Engraulicypris sardella (Günter, 1868) is a cyprinid fish exploited in the waters of Lake Nyasa that has been found to be infested by Ligula intestinalis (Linnaeus, 1758). Although L. intestinalis has been the subject of a number of studies, there is no information on the effects of this parasite on E. sardella. This study was therefore aimed at assessing the prevalence and intensity of the parasite L. intestinalis, condition of the fish and impact on fecundity of E. sardella. Data recorded for each individual fish included: total length, weight, sex and maturity stage, number of parasites, gonad assessment and egg count. Number, length and total weight of L. intestinalis found per fish host were recorded.
The average infestation rate from the two landing sites (Matema and Kafyofyo) was 32.5%. Kafyofyo had the highest infestation rate (50%) and Matema (15%); on average, each infested fish had 1.7 parasites. The majority of infested fish carried one parasite (57%) with 23.1% having two parasites, 13.8% three parasites, 1.5% four parasites and 4.6% five parasites. There was significant difference between the weight of fish with parasites and those without parasites (P < 0.05). Mean length and weight of parasites was 73.6 mm and 0.25 g, respectively. There was also a significant difference between the weight of gonads of infested and non-infested fish (P < 0.05). The average weight of gonads from infested fish was 0.28 g, while that of non-infected fish was 0.32 g. Gonads of all infected fish were atrophied. Number of eggs (fecundity) decreased significantly with parasite infestation. Condition factors of both infected and uninfected fish did not show any significant difference (Mann-Whitney U-test P > 0.01). Therefore, it was concluded that L. intestinalis parasites affect fecundity and consequently inhibit the reproductive capacity of this cyprinid fish population.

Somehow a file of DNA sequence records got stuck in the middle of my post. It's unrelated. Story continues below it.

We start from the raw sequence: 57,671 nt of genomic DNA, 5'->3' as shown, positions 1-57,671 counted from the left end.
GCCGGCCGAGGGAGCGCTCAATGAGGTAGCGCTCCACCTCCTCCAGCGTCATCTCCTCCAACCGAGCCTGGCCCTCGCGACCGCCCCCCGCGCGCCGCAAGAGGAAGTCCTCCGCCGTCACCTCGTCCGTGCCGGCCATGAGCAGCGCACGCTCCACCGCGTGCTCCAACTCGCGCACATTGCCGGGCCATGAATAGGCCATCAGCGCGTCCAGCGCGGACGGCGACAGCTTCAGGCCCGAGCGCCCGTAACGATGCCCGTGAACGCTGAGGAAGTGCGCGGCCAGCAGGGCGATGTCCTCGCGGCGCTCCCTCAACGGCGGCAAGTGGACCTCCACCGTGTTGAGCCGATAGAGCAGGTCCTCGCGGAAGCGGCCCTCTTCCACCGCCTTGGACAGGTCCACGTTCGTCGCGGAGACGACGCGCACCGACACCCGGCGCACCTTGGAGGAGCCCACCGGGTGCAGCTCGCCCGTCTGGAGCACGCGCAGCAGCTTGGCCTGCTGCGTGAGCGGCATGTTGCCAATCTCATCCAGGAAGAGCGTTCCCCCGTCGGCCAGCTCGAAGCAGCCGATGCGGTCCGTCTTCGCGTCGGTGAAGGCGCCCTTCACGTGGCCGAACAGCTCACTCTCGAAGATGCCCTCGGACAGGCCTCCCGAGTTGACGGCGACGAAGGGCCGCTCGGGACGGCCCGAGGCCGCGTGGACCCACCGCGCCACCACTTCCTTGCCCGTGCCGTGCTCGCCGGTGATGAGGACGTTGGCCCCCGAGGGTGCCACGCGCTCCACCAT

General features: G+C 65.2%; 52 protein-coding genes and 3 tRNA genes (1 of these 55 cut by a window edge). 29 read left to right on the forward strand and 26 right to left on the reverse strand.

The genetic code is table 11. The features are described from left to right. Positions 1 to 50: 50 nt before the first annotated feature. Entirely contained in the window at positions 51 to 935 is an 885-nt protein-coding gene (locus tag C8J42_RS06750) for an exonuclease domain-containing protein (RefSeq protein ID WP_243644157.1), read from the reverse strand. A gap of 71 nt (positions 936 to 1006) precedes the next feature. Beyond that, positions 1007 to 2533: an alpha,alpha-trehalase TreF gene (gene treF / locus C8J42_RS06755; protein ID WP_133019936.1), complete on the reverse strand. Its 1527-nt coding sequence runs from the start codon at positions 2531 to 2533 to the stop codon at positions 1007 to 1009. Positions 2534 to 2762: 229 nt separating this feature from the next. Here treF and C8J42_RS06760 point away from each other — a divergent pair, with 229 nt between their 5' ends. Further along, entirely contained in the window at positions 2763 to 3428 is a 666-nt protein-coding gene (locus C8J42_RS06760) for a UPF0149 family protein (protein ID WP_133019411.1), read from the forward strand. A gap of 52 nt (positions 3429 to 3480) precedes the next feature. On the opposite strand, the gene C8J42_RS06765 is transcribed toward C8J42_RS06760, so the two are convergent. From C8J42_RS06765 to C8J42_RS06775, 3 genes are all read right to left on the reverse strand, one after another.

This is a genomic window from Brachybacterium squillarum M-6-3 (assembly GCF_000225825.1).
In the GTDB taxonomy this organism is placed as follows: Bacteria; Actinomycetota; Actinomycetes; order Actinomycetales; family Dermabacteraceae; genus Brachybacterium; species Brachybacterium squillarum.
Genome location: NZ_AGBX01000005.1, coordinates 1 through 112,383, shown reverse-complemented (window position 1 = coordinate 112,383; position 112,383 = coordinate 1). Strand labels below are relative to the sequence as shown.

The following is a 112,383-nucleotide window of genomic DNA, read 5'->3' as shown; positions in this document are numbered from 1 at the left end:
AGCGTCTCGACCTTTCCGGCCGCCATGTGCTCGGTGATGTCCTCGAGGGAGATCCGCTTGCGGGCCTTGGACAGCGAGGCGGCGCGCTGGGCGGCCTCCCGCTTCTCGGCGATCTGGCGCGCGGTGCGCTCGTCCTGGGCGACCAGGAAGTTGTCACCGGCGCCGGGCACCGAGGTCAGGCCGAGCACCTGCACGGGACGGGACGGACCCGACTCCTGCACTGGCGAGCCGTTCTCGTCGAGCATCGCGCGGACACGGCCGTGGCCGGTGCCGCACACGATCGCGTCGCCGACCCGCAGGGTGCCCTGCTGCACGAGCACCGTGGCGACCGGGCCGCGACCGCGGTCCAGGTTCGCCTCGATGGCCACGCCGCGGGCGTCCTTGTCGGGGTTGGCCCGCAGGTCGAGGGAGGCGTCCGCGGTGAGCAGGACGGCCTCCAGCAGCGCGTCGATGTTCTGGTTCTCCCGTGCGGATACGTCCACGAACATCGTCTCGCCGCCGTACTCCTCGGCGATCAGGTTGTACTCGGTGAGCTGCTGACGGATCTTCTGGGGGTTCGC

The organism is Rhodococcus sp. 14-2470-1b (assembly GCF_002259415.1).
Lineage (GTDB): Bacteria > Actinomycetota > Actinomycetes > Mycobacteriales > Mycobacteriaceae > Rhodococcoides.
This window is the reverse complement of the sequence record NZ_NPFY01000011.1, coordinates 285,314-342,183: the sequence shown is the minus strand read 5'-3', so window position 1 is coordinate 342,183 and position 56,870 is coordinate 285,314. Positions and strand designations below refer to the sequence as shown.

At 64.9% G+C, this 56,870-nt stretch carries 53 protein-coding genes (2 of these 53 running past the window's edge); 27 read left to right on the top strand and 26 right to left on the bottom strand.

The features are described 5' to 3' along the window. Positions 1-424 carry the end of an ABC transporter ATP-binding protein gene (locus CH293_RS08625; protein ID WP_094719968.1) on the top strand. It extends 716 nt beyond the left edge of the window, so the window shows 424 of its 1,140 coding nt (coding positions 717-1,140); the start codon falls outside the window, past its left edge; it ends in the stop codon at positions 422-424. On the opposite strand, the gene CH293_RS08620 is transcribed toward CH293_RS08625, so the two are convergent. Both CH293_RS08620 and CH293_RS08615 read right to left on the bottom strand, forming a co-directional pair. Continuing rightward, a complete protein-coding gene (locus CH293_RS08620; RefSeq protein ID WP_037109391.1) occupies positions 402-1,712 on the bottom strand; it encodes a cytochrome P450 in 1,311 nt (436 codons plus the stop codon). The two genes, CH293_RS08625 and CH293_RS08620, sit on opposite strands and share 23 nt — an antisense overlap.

Lake Nyasa, situated in the western rift valley, is home to over 1000 fish species and reputedly has the largest number of endemic fish species of all lakes in the world. In Lake Nyasa, the pelagic waters support mainly cyprinid, cichlid, mochokid and clarid fish species (Allison et al., 1995). The lake plays a vital role in livelihoods and food security to people living near the lake and its basin. Engraulicypris sardella (Gutter, 1868) a small endemic cyprinid fish in Lake Nyasa locally called “Usipa”, is an important human food resource for the riparian countries of Malawi, Mozambique and Tanzania (Tweddle and Lewis, 1990). E. sardella forms an important part of the foodweb of Lake Nyasa. It is an important prey species for cichlids such as Copadichromis, Rhamphochromis, and Diplotaxoton (Allison et al., 1995). Its main food is zooplankton, particularly crustaceans. Copepods form about 50% of the food; it also feeds inshore on phytoplankton (green algae), other crustaceans (Cladocera), Rotifers (Trichocela), while offshore it feeds on Chaoborus edulis (Lake Fly) (Allison et al., 1995).
Ligula intestinalis, a whitish worm, dorso-ventrally flattened, is a cestode parasite that infects E. sardella in Lake Nyasa by filling the body cavity. Ligulids are important cestode parasites of cyprinid fish in lakes and reservoirs throughout the world (Kennedy, 1974; Dick and Choudhury, 1995; Bush et al., 2001; Loot et al., 2002). In Africa, infection by cestode larvae has been reported from fish of the Nile in Egypt and the Sudan and from the East African lakes (Paperna, 1980; Okedi, 1981).
Ligulids have a complex life cycle (Figure 1) involving copepods as the first intermediate host; fish act as the second intermediate host and piscivorous birds are the final host. Parasite eggs are deposited via bird faeces into water where hatching eggs release free-swimming coracidium larvae.
A parasitic relationship between L. intestinalis, a pseudophyllidean cestode in its plerocercoid stage and E. sardella (Figure 2) in Lake Nyasa has been observed since the year 1996. Thereafter in 2006, during J.K. Kihedu's MSc thesis data collection, the parasite was also seen (Kihedu, Sokoine University of Agriculture, Morogoro, Tanzania, 2006, unpublished). Although L. intestinalis has been the subject of a number of studies elsewhere in the world and despite the importance presently attached to E. sardella in Lake Nyasa, there is limited information on the effects of this cestode on E. sardella.
This research project therefore assessed the occurrences and effects of the parasite, L. intestinalis on the fish host, E. sardella at selected landing sites of Matema and Kafyofyo, situated on the extreme north of Lake Nyasa.
Method of study